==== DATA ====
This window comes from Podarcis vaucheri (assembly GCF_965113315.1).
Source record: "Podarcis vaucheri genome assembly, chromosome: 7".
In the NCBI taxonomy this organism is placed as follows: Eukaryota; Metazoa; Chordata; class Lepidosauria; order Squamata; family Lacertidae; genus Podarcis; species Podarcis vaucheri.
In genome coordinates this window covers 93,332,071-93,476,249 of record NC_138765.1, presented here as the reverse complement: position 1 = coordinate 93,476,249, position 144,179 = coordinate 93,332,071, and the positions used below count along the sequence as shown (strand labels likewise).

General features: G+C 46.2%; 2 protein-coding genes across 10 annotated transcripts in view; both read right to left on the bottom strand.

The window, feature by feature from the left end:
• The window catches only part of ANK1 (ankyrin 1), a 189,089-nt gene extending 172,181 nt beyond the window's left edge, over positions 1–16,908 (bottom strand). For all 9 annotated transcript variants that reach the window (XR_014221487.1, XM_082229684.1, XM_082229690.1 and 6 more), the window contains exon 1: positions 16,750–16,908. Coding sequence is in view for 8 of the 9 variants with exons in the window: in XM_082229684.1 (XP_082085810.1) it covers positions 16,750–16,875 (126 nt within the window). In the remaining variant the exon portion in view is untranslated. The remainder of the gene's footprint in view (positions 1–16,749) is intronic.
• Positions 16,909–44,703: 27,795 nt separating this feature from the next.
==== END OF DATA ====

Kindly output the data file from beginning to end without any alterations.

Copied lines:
This window comes from Podarcis vaucheri (assembly GCF_965113315.1).
Source record: "Podarcis vaucheri genome assembly, chromosome: 7".
In the NCBI taxonomy this organism is placed as follows: Eukaryota; Metazoa; Chordata; class Lepidosauria; order Squamata; family Lacertidae; genus Podarcis; species Podarcis vaucheri.
In genome coordinates this window covers 93,332,071-93,476,249 of record NC_138765.1, presented here as the reverse complement: position 1 = coordinate 93,476,249, position 144,179 = coordinate 93,332,071, and the positions used below count along the sequence as shown (strand labels likewise).

General features: G+C 46.2%; 2 protein-coding genes across 10 annotated transcripts in view; both read right to left on the bottom strand.

The window, feature by feature from the left end:
• The window catches only part of ANK1 (ankyrin 1), a 189,089-nt gene extending 172,181 nt beyond the window's left edge, over positions 1–16,908 (bottom strand). For all 9 annotated transcript variants that reach the window (XR_014221487.1, XM_082229684.1, XM_082229690.1 and 6 more), the window contains exon 1: positions 16,750–16,908. Coding sequence is in view for 8 of the 9 variants with exons in the window: in XM_082229684.1 (XP_082085810.1) it covers positions 16,750–16,875 (126 nt within the window). In the remaining variant the exon portion in view is untranslated. The remainder of the gene's footprint in view (positions 1–16,749) is intronic.
• Positions 16,909–44,703: 27,795 nt separating this feature from the next.